The microbiological world is a vast domain of life occupied by organisms which are too small to be seen with the naked eye. Because of their diminutive size, its denizens are largely ignored, yet in terms of impact and numbers, they represent the predominate form of life on earth.
In the familiar settings of our towns and cities, the same microorganisms have established thriving and complex ecologies that are almost always overlooked, yet the very existence of these and the extent of their vigour, can act as a powerful barometer for the health of our own urban environments.
Microgeography, is an approach that explores the relationships between urban environments and their microbial and human inhabitants through walking and informed observation, and often via a variety of playful and inventive strategies. Its overriding aim is to take pedestrians off their predictable macroscopic paths and to jolt them into a new awareness of the vast, but nearly always disregarded, urban microbiological landscape. These microcosms of microbiological life reflect the health of our own cities and towns, and thus through the process of microgeography, the observer is invited to question the influence of human activity upon this urban microbiological landscape, and hopefully through this, to extrapolate the impact of our actions on to the more visible world beyond.
Below is a description of a typical microgeographical process that took place at the fabulous Bees In A Tin event on 12th June at Millennium Point in Birmingham. The 90 minute outdoor and mobile workshop comprised a short microgeographical walk, the observation of natural samples for microbes in situ using a poweful portable field microscope (200-1000x magnification) and an iPhone, and some alfresco preparation of DIY/Kitchen microbiological growth media, and related bacterial growth experiments.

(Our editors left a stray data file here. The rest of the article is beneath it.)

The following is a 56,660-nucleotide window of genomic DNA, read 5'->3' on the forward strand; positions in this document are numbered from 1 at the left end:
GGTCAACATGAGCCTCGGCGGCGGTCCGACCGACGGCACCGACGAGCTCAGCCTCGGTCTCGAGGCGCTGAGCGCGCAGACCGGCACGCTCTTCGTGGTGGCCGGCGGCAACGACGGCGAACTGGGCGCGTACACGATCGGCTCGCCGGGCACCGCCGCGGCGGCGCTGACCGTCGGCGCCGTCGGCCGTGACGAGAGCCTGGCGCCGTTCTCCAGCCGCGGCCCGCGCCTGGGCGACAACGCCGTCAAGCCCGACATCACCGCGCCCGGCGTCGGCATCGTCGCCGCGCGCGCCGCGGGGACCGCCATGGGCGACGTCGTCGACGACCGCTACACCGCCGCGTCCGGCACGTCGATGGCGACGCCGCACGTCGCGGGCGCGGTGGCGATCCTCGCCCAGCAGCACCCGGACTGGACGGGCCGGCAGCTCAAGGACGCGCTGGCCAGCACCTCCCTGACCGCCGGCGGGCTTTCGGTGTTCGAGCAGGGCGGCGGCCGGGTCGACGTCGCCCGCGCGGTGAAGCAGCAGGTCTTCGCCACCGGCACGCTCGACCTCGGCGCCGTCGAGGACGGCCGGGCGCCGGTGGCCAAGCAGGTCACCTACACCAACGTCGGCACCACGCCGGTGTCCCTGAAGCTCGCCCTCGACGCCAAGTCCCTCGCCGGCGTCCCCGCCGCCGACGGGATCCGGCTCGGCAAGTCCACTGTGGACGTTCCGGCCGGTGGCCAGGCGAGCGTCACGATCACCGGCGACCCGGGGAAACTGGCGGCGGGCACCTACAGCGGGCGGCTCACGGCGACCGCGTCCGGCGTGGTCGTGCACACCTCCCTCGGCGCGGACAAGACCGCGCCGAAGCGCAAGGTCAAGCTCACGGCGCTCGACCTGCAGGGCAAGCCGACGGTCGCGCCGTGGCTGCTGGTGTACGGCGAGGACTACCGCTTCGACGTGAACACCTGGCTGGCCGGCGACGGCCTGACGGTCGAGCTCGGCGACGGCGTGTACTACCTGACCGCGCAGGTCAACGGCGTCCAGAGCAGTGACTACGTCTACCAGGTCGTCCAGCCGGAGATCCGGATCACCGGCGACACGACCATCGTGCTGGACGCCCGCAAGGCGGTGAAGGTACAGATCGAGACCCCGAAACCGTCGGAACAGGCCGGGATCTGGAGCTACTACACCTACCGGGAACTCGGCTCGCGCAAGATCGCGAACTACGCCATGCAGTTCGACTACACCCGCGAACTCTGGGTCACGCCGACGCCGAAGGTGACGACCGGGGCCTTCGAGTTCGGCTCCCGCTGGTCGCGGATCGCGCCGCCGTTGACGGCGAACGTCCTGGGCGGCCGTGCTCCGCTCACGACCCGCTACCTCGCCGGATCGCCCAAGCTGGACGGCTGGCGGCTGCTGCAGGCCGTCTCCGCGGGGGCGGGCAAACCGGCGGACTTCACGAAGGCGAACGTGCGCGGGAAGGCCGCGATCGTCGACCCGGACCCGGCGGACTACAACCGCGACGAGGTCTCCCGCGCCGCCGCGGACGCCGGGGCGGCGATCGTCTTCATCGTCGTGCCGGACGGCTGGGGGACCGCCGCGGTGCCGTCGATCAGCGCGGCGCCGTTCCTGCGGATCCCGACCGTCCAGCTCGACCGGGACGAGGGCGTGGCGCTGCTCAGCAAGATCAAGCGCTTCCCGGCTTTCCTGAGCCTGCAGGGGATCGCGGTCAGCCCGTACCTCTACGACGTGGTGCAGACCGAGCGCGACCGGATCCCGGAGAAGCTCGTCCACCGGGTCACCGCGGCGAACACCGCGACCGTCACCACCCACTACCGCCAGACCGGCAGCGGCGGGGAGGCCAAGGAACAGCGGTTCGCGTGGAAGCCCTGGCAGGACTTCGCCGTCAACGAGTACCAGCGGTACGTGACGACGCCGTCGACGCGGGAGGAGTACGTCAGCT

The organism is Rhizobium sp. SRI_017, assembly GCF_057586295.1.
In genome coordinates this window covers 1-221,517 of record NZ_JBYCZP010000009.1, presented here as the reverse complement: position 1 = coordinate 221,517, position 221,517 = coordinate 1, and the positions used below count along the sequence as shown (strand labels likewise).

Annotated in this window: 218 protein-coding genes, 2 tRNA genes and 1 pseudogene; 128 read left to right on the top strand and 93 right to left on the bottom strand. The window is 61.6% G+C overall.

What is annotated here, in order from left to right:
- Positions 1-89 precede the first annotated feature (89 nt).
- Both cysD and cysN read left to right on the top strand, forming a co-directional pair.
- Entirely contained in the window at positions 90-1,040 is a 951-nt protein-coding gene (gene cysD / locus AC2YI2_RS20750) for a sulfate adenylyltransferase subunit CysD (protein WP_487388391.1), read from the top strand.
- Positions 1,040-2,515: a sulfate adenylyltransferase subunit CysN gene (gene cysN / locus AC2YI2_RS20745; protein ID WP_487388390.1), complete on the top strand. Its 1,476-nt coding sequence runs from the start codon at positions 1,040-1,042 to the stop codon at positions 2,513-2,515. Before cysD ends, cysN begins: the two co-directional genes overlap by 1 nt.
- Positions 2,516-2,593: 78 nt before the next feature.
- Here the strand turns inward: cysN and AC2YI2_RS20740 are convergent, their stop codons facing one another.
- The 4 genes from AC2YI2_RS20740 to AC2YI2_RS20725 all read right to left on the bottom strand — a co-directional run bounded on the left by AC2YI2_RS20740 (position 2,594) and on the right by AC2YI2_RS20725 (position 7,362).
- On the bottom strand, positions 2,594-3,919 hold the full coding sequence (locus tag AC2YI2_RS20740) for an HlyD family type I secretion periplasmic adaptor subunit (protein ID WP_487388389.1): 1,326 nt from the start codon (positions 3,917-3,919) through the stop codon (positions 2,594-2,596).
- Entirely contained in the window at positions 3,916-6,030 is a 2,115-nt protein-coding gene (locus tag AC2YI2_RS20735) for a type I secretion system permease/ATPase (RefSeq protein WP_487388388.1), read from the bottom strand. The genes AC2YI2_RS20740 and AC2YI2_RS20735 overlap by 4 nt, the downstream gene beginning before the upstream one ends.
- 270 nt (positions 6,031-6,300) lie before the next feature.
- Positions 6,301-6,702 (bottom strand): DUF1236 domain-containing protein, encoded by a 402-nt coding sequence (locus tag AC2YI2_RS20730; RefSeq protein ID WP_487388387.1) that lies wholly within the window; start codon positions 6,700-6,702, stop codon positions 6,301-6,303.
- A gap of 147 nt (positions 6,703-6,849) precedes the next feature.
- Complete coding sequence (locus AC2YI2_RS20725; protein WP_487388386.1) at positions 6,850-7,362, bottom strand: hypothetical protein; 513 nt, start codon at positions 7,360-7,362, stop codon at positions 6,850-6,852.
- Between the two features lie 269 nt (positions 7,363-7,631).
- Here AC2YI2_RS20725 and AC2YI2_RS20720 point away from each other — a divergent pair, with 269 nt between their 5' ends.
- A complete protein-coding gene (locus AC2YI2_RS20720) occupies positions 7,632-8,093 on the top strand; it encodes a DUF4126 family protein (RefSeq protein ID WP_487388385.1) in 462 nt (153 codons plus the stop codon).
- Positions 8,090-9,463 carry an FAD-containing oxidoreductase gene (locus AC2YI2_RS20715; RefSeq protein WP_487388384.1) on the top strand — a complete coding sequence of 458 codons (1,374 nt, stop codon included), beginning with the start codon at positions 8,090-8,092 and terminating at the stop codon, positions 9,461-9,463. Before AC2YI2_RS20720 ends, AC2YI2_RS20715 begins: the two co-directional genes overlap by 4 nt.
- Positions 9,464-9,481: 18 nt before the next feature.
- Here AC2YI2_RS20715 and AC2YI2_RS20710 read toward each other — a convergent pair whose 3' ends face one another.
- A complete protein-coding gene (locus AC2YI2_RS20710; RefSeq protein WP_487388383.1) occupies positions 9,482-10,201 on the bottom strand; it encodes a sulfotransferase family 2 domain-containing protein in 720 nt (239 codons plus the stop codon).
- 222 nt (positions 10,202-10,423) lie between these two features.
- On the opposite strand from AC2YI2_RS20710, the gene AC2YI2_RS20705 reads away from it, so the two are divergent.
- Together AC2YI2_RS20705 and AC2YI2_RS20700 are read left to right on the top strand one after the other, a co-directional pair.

The event began with a short microgeographical walk where participants were shown and guided towards a number of found and local urban microbial ecologies as detailed below.
The portable and powerful Newton Field Microcsope was also used to observe samples for signatures and examples of microbial life but infortunately this activity was curtailed by the rain. Below though are examples of its portability and use in similar environments.
After some alfresco preparation of DIY/Kitchen microbiological growth media, participants then inoculated the various growth media with found objects of their choice. The images below are of the microbes (mostly bacteria and a few moulds) that grew on the agar plates. The way that this usually invisible life emerges from the chosen objects, and the complex manner in which seems to embellish these, to me, forms a very potent reminder, of not only the ubiquity of microbiological life, but also its intimate connection with all else.
Next, and back in my microbiology laboratory I selected some of the naturally pigmented bacteria that we had isolated.
Finally, I carefully dried down the coloured bacterial colonies so that they and the agar formed a glassy state. Not only are the bacteria and their own stories now beautifully preserved, but the thin and brightly coloured films might also in future become part of unique jewellery, bacterial sequins for ball gowns, and even bacterial stained glass for novel lampshades.
The glassy bacterial films can also act as unique lenses through which the normally invisible microbial world can be directly projected into the one that we normally see as can be seen below